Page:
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I need to send some left-over data to server when my app starts, so in


I call a method which convert some Core Data entities to JSON text and send it to server. Sometimes the app crashes because:

xxxxxx failed to launch in time

My first thought is that I am doing something when the app is launching, which blocks the main thread, then I realised this may not be the issue, as I am using NSURLConnection to send the data which is asynchronous and should not block main thread, after some testing I found that when the data is big, the app is easier to crash, since the connection is asynchronous, the only suspicious code is when I created the JSON text from Core Data entities, I use NSLog to print it, and I tried to use a hard coded big json file, it always crashes, if I comment out the NSLog line, it does not crash.

Based on the scenario, I wonder:

  1. I was thinking that, is NSLog running on main thread regardless of in which thread it is called? Then I found in Apple's doc:

Output from NSLogv is serialized, in that only one thread in a process can be doing the writing/logging described above at a time. All attempts at writing/logging a message complete before the next thread can begin its attempts.

does it mean even it is in non-main thread, but it is logging some long string, which lead to the main thread is blocked?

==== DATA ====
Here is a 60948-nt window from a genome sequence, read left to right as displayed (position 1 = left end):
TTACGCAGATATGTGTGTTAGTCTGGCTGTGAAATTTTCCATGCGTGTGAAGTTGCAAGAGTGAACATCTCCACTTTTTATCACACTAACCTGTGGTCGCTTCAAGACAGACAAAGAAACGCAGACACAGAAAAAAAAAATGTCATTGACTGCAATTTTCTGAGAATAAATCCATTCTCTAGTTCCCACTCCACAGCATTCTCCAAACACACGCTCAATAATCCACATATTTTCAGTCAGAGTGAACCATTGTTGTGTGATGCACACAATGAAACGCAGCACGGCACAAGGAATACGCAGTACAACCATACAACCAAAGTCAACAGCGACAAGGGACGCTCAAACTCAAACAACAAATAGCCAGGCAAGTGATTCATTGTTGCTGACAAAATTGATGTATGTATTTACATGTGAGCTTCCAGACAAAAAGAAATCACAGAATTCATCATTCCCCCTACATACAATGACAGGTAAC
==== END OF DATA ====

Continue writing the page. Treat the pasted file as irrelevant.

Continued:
1. Is there any limitation(theoretical, practical) of the string size for NSLog? The hard-coded JSON file is 150KB.

Thanks a lot!

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What did Instruments say? – Carl Veazey Sep 10 '12 at 5:03
When I reproduce this and run it debug mode, XCode freezes and the cursor turns into a rainbow spinner, I have to 'force quite' XCode. – hzxu Sep 10 '12 at 5:06
Why the heck are you trying to log 150KB? That's completely absurd. – Kevin Ballard Sep 10 '12 at 5:27

2 Answers 2

up vote 3 down vote accepted

Use a GCD queue and dump your logs asynchronously.

Roughly, you need to create a serial queue:

lqueue = dispatch_queue_create("com.example.logging", NULL)

Write the log using it:

dispatch_async(lqueue, ^{ /* write log here */ })

I didn't test it, but instead of NSLog you'll probably need to use ASL (asl_* family of functions).

Or even better, just use some solution like that already does all this stuff and more.

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I think your app is being killed by the iOS watch dog timer. If you examine your error logs you should see the code 0x8badf00d. Basically the watch dog timer watches apps starting and stopping and if they take too long it kills them off. One of the methods it watches is the applicationDidFinishLaunching method. There is no documentation about how long your app has to execute it's startup, but it's only a few seconds.

What you need to do is move your code into another method or onto a background thread. applicationDidFinishLaunching should finish as quickly as you can make it.

Do a search for 0x8badf00d here and you will find plenty of discussion about it and ways to organise your code.

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